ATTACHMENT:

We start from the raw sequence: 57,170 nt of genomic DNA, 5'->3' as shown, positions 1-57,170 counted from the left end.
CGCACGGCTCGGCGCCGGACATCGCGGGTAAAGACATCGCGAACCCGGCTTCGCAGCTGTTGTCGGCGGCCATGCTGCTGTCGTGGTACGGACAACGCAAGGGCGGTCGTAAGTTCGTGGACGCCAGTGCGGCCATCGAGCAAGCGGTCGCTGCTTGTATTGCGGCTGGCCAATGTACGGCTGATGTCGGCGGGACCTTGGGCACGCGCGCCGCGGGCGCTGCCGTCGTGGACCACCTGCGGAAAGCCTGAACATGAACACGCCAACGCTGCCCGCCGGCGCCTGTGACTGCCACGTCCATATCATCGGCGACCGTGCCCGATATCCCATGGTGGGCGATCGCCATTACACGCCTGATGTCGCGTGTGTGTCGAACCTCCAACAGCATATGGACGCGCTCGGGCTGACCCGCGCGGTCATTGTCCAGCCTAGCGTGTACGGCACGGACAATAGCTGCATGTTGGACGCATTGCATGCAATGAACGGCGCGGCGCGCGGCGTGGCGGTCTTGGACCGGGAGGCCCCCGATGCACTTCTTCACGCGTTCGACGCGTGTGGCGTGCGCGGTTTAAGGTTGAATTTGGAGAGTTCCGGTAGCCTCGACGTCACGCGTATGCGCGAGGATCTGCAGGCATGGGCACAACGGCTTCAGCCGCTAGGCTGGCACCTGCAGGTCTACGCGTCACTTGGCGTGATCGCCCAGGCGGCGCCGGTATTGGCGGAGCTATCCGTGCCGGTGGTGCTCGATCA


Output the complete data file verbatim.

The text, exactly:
We start from the raw sequence: 57,170 nt of genomic DNA, 5'->3' as shown, positions 1-57,170 counted from the left end.
CGCACGGCTCGGCGCCGGACATCGCGGGTAAAGACATCGCGAACCCGGCTTCGCAGCTGTTGTCGGCGGCCATGCTGCTGTCGTGGTACGGACAACGCAAGGGCGGTCGTAAGTTCGTGGACGCCAGTGCGGCCATCGAGCAAGCGGTCGCTGCTTGTATTGCGGCTGGCCAATGTACGGCTGATGTCGGCGGGACCTTGGGCACGCGCGCCGCGGGCGCTGCCGTCGTGGACCACCTGCGGAAAGCCTGAACATGAACACGCCAACGCTGCCCGCCGGCGCCTGTGACTGCCACGTCCATATCATCGGCGACCGTGCCCGATATCCCATGGTGGGCGATCGCCATTACACGCCTGATGTCGCGTGTGTGTCGAACCTCCAACAGCATATGGACGCGCTCGGGCTGACCCGCGCGGTCATTGTCCAGCCTAGCGTGTACGGCACGGACAATAGCTGCATGTTGGACGCATTGCATGCAATGAACGGCGCGGCGCGCGGCGTGGCGGTCTTGGACCGGGAGGCCCCCGATGCACTTCTTCACGCGTTCGACGCGTGTGGCGTGCGCGGTTTAAGGTTGAATTTGGAGAGTTCCGGTAGCCTCGACGTCACGCGTATGCGCGAGGATCTGCAGGCATGGGCACAACGGCTTCAGCCGCTAGGCTGGCACCTGCAGGTCTACGCGTCACTTGGCGTGATCGCCCAGGCGGCGCCGGTATTGGCGGAGCTATCCGTGCCGGTGGTGCTCGATCA